In his annual state of the state message, Christie said the storm disrupted New Jersey's economy and, noting it had been 72 days since the storm hit, called for "quick congressional action on a full, clean Sandy aid bill -- now, next week."
He said the storm damaged or destroyed 346,000 homes, disrupted electrical power for almost 7 million people and 1,000 schools, and drove 116,000 people from their homes, with 41,000 families still displaced -- but he said the people of his state "have come together as never before."
"Across party lines. Across ideological lines. Across ages, races and backgrounds. From all parts of our state. Even from out of state. Everyone has come together," Christie said.
"Sandy may have damaged our homes and our infrastructure, but it did not destroy our spirit."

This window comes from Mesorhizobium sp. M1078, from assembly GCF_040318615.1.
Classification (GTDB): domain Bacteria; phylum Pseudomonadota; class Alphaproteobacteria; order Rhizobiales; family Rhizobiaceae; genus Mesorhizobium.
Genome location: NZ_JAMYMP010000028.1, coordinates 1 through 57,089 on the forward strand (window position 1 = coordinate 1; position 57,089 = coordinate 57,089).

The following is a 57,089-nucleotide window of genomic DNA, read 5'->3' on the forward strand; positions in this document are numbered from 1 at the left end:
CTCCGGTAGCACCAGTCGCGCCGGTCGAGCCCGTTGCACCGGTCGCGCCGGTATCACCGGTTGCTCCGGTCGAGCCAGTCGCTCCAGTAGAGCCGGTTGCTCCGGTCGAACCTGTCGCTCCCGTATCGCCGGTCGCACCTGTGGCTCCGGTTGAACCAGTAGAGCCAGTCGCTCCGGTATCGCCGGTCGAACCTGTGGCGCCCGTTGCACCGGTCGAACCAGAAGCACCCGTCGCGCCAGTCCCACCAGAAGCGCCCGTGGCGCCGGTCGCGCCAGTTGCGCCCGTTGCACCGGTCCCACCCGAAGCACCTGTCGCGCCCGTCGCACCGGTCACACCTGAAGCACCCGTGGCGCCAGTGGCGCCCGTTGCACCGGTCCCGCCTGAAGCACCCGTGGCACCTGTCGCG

Christie thanked first responders, National Guard and emergency management workers, as well as state lawmakers and various religious and other charitable groups. He also cited the New Jersey Business and Industry Association, the Chamber of Commerce and other business interests for taking steps to help the state assist business recovery.
The governor's thank-you list also included utility workers from other states and private citizens who "opened their homes, assisted senior citizens, fed their neighbors, counseled the grief-stricken, or pitched in to clear debris, remove sand, or get a school back opened."
"You have helped define New Jersey as a community, one which -- when faced with adversity -- rolls up its sleeves, gets back to work, and in word and deed shows that it will never, ever give up," Christie said.
"And make no mistake. We will be back, stronger than ever."
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